A little light gardening

After the days of rain and wind, the sun shone crisp and clear. It was an opportunity for the first of the Autumn clean-ups.

Taking the kitchen peelings down to the wormery, I hesitated by the woodpile. Blast! the wasp’s nest is most definitely active which still means a detour round the back. Tucked up under a pile of shredded bank statements, the composting worms look happy but some sack coverings over the top of their abode will keep them active through the winter. No slacking on the make-more-earth front.

In the courtyard garden there’s a palette of purple to pinks – not a colour one associates with November. Aside from the wallflowers which have just never stopped since April, all the fuchsias are blooming – belatedly but relatively profusely given that they (the hardy ones especially) were decimated in the summer by the toxic saliva of capsid bugs. Organic gardening often means that pests are the main beneficiaries. What eats capsid bugs I wonder?

november flora collage
Top L to R: white viola; semi-double rhododendron; wallflowers; fuchsias: Alice Hoffman?; Hawkshead; Mrs Popple & Genii (centre)

And surprisingly the semi-double, miniature rhododendron is on show – up til this year it has mostly withered in the bud, munched no doubt by Blake’s ‘invisible worm that flies in the night’. This is the first time I’ve seen the shrub with so much flower – let alone at this time of year. For the past 6 months it has idled in its pot,on the top of the garden wall, like a child in the naughty corner. This treatment has obviously worked wonders and now I’ve brought it back into the limelight.

More in keeping with Autumn, the claw-leaved Acer ‘Trompenburg’ is suitably lobster pink and makes a pleasing contrast with the bold evergreen Japanese Aralia now putting up its satellite blooms. No wonder the wasps are still going strong – they feed here, as well as on the similarly-designed ivy flowers.

november floraNasturtium creeps ever onward in the top border, trailing mandarin hues along the lengths, and although I’ve not had sight nor sound of pollinators, a pot of Viola Deltini ‘Honeybee’ creates a stir alongside the cheery, winter cherries of Solanum. Sighting the warm hues of a  Pelargonium’s citrus variegation, I’m reminded that now is the time to bring the less hardy ones inside, as the North wind threatens biting weather next week.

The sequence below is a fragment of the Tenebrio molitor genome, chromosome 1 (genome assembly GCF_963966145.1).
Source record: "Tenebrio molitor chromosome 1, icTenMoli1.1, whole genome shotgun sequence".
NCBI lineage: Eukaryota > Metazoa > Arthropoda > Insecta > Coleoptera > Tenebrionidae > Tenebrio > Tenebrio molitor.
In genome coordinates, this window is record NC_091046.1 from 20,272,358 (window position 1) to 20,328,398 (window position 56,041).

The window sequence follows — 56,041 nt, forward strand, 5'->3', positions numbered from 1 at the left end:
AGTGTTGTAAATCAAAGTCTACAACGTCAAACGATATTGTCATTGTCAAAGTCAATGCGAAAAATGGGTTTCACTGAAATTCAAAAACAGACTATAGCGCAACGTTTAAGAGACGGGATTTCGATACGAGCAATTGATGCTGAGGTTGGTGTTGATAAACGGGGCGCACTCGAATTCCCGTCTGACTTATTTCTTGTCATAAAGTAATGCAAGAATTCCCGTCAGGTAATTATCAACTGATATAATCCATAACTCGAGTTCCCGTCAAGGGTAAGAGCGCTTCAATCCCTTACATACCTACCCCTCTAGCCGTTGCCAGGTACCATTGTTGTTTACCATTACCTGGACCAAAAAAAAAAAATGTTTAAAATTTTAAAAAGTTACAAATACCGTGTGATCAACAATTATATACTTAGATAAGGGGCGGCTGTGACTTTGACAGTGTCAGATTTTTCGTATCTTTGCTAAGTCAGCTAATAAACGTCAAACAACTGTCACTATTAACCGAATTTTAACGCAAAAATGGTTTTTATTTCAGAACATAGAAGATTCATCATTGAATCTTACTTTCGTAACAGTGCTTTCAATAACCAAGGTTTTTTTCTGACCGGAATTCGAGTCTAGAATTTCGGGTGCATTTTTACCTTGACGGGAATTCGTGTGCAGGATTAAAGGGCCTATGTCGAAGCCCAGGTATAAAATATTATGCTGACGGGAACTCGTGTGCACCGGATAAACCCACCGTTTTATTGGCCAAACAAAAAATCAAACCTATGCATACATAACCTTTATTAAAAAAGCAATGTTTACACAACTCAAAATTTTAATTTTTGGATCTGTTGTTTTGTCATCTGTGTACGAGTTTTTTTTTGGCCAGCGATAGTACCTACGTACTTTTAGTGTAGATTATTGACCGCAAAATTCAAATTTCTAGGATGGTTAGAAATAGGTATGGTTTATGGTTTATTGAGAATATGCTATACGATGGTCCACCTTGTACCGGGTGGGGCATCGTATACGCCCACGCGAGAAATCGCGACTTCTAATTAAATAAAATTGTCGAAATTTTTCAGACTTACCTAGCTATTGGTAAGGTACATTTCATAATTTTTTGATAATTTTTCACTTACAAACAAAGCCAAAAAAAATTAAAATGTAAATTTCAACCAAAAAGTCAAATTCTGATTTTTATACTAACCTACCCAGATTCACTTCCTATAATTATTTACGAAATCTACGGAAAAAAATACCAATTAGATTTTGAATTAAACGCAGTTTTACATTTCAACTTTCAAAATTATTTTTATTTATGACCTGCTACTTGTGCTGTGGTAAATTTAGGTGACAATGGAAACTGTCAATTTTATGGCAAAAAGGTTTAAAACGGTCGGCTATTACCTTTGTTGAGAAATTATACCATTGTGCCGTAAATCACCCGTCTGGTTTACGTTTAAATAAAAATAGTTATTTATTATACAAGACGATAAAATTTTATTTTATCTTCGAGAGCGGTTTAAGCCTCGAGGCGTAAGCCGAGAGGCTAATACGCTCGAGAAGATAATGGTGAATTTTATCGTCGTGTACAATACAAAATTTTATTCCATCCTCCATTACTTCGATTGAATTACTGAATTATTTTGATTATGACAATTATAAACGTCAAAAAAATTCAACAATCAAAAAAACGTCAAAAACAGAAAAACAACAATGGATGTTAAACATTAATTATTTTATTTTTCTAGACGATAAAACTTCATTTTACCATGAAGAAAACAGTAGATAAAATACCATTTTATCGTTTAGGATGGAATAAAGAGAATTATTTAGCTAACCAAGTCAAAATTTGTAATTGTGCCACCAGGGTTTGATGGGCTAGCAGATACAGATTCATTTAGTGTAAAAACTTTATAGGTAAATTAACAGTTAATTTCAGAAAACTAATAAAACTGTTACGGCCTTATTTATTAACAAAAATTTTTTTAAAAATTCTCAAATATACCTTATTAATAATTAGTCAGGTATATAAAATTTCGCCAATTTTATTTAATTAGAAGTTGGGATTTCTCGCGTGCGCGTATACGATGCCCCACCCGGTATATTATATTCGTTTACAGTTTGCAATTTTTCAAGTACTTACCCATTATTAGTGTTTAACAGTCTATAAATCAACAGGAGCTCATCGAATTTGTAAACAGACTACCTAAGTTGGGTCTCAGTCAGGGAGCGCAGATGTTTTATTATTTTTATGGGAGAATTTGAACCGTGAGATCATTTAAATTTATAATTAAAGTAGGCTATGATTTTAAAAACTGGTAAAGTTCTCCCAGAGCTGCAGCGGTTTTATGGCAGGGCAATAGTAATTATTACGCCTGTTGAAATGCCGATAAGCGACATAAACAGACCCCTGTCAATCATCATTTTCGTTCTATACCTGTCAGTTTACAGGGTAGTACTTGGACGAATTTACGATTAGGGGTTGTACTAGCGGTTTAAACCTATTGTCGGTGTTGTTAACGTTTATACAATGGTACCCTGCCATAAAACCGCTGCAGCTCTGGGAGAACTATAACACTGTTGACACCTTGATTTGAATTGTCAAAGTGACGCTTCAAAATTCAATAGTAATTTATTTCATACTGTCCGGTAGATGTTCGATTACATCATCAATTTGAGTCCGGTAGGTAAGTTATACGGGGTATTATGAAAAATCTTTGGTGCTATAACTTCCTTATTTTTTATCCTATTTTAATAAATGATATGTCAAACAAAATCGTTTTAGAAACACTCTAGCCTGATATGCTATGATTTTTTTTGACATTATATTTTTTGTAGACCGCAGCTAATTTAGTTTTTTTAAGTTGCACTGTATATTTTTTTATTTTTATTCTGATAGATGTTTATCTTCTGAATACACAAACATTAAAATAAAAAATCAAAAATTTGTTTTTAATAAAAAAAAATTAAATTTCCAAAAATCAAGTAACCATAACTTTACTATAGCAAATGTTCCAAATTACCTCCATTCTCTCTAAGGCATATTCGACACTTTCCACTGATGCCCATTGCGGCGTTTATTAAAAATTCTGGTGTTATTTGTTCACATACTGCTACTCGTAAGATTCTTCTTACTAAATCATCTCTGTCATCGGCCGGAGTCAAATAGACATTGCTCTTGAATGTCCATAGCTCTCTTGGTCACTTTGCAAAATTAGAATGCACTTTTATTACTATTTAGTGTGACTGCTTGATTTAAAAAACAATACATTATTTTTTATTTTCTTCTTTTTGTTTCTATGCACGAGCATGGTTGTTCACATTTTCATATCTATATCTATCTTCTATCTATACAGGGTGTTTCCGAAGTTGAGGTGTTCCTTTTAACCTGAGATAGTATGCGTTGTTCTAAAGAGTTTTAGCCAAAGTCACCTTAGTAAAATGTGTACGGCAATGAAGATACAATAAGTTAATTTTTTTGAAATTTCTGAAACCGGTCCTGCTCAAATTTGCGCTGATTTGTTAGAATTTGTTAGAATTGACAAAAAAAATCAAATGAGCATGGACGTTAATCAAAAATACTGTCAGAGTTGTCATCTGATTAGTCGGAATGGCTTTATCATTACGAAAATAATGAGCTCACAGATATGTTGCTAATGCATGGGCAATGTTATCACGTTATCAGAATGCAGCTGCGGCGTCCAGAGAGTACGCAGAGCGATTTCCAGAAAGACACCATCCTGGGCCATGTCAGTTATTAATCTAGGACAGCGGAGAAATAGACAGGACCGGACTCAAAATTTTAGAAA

collage of november salvias

Even with the necessary staking, the tall but brittle stems of Salvia ‘Phyllis Fancy’ took a battering from St Jude’s day winds but I’m pleased that most held their ground. This Sage is a favourite; 5-6 feet of dense, textured foliage ending on stripes of furry lavender flowers. It brings an unusual touch of pastel to Autumn whilst alongside it, the scarlet Salvia elegans is just beginning to bloom, in readiness for Christmas by the looks of it. And smelling  like a pineapple with accordingly edible leaf and flower for salads and teas. Beautiful and useful; altogether a very elegant shrub for winter colour in sheltered places.

And did I mention the litter of leaves? It makes a lovely sound, the rake on gravel, though separating the debris from the tiny stones is a zen task  and one that will continue for a while judging by amount left on the trees. Still the gatherings will be humus for the soil in a year or so and meanwhile is good practice for my meditation. Just before the wind blows again, everything in the garden is tidy.

Written for Diane so that she can stay in touch with the Courtyard Garden wherever she is in her travels.


14 thoughts on “A little light gardening

    1. Laura Bloomsbury

      the fuchsias made such a welcome comeback Janet. The North wind is forecast to bring on a touch of winter though we are both in warmer zones 🙂


  1. I love the fact that you’ve given the worms your bank statements. If they’re anything like my bank statements, then it’s good to know that something lastingly worthwhile will be the end result. Nothing better than earth after all.


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